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1861-D Gold Dollar
1861-D Gold Dollar

In 1861, the year that the Civil War commenced, the Dahlonega Mint struck a limited number of coins of just two denominations, being gold dollars and half eagles. Of these, the gold dollar is the scarcest, and a true key date, both within gold dollars as well as Civil War coinage. The total number struck remains to be unreported, but reasonable estimates show 1,000 to 1,500 pieces being struck in April and May 1861.

In December 1860, two reverse dies were struck to the Dahlonega Mint, showing both the Mintmark as well as the date. The obverse dies were still available, although the Philadelphia Mint at the time was unaware of the lack of quality on the remaining obverse dies. On January 7, 1861, these reverse dies arrived at the Dahlonega Mint and were put to storage, waiting to be used by Union workers for minting gold dollars.

The Union, however, did never strike gold dollars at the Dahlonega Mint in 1861. The gold dollars of this issue that survive were struck under the Confederate States of America, although bearing the USA legends. It is unknown why exactly this denomination was struck, as the remaining gold have also could been used for the half eagle denomination. With the reverse dies still in storage, it can be suggested that the rebels considered it to be uneconomical to throw the dies away, and used these dies to strike a limited number of gold dollars.

Whatever the reason was to strike these pieces, history shows that they were struck after Mint director George Kellogg had resigned. They were not reported to the Philadelphia Mint as United States Coins. As a result, this is the only issue that was solely struck under the auspices of the Confederate States Of America. With no Mint Director, the amateur minters cared little about quality, and the majority of the remaining pieces lack that quality.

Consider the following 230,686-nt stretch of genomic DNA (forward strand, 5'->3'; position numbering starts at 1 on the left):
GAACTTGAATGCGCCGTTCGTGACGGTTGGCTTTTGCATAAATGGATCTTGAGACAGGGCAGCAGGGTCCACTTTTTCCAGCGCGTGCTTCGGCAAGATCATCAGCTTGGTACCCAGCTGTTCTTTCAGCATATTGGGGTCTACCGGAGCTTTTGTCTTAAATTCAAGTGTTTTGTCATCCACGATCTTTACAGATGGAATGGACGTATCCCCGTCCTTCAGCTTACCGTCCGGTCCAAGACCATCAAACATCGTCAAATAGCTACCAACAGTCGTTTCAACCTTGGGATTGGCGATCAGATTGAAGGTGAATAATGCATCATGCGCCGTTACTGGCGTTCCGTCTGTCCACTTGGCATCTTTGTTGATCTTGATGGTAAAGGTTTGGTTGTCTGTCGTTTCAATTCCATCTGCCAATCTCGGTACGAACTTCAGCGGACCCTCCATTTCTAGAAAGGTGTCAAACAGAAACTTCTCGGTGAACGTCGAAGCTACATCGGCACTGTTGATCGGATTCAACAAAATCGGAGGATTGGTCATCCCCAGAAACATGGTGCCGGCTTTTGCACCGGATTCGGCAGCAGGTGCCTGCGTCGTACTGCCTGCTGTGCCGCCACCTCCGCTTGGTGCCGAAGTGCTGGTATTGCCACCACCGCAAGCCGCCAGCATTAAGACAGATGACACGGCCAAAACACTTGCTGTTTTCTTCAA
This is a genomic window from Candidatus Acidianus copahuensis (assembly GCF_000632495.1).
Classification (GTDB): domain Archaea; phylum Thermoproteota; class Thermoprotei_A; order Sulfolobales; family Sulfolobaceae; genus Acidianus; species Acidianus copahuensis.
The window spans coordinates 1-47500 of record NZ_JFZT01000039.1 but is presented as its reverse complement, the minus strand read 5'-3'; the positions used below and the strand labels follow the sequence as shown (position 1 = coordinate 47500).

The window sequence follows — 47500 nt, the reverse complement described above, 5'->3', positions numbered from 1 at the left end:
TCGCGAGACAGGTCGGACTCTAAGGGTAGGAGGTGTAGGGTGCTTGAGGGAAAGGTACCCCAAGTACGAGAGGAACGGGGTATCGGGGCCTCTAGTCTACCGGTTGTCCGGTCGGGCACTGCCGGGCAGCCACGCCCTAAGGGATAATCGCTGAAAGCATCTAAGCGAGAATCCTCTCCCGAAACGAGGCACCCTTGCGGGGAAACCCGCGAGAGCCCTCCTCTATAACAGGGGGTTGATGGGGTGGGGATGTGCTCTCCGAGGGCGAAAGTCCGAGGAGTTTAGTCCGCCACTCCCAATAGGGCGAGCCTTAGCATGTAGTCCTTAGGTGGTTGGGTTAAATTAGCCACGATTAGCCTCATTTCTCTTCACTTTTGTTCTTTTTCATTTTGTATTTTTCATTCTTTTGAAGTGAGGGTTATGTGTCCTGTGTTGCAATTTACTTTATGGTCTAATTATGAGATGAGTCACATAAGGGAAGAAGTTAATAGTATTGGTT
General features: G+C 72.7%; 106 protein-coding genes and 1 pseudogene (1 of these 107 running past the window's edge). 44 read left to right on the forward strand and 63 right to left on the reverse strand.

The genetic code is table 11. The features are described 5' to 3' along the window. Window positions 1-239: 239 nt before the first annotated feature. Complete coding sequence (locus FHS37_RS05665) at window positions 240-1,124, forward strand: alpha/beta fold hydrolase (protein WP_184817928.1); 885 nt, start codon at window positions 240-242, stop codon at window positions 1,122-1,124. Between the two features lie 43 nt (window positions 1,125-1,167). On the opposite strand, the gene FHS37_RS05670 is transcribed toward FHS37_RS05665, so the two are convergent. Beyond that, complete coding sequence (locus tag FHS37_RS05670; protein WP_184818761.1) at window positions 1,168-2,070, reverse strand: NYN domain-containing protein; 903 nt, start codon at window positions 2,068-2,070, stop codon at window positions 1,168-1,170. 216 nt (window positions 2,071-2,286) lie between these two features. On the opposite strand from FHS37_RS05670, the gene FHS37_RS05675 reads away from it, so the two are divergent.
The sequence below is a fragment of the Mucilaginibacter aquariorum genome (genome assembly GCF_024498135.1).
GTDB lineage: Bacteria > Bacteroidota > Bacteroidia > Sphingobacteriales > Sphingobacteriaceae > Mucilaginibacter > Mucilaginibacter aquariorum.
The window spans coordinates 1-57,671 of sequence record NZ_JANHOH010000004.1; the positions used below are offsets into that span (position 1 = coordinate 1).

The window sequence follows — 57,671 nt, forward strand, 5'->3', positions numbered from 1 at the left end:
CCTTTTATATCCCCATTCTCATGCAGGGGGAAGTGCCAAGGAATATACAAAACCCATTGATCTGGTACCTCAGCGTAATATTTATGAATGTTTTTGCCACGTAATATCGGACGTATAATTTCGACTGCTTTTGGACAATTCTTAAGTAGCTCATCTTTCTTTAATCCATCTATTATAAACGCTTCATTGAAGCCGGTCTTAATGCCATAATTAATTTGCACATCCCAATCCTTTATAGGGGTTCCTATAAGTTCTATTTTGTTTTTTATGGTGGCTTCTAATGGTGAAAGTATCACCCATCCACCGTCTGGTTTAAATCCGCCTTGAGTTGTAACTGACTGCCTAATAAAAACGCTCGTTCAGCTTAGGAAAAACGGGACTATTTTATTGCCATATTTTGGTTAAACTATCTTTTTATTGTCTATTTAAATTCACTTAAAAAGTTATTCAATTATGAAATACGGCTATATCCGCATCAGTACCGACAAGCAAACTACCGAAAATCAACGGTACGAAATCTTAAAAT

As no new obverse dies were shipped with the reverse dies in December 1860, the obverse die of the previous year was reused. This die, now showing considerable wear features several distinctive features. These include a weak UN in UNITED and ICA in AMERICA, along with other design elements often weak. Even pieces that show a somewhat sharper strike are rare and are seldom encountered.

Only one of the two reverse dies was actually put into use. On this die, the date is positioned somewhat to the left and is of a small logotype. Soon after being put into use, the dies were extensively lapped, with the result that certain features of the wreath show considerable weakness. This was most likely done after the dies clashed, as clash marks are frequently encountered on this issue as well.

An estimated 55 to 65 1861-D gold dollars remain to exist in all grades. This low number makes this issue to be the scarcest gold dollar from the Dahlonega Mint, as well as the scarcest gold dollar struck in the Civil War. Unbelievably, at least a dozen pieces remain to exist in uncirculated grades, which were no doubt saved as souvenirs. Even a single gem piece, graded by NGC exists, which shows considerable luster but is still weaker than other gold dollars from this era. However, this has not withheld it to bring a 6 figure price at auction in recent times.

The natural coloration of this issue is an orange-red gold color, often showing various degrees of toning. Luster is often very satin, although slightly lustrous pieces exist as well. As previously mentioned, one piece graded MS-65 exists, which is the Duke’s Creek coin. For both MS-63 and MS-64 grades, one piece each has been graded as well.

The Dahlonega Mint was closed by an order of the CSA government on June 1, 1861. The facility was, unlike the New Orleans Mint, never reopened. This historic issue, although expensive, is very popular as a representative for the start of the Civil War, and examples are always in demand. Thanks to several Mint workers or CSA officials, a relatively large number of pieces were saved as souvenirs and high grade pieces are occasionally available.



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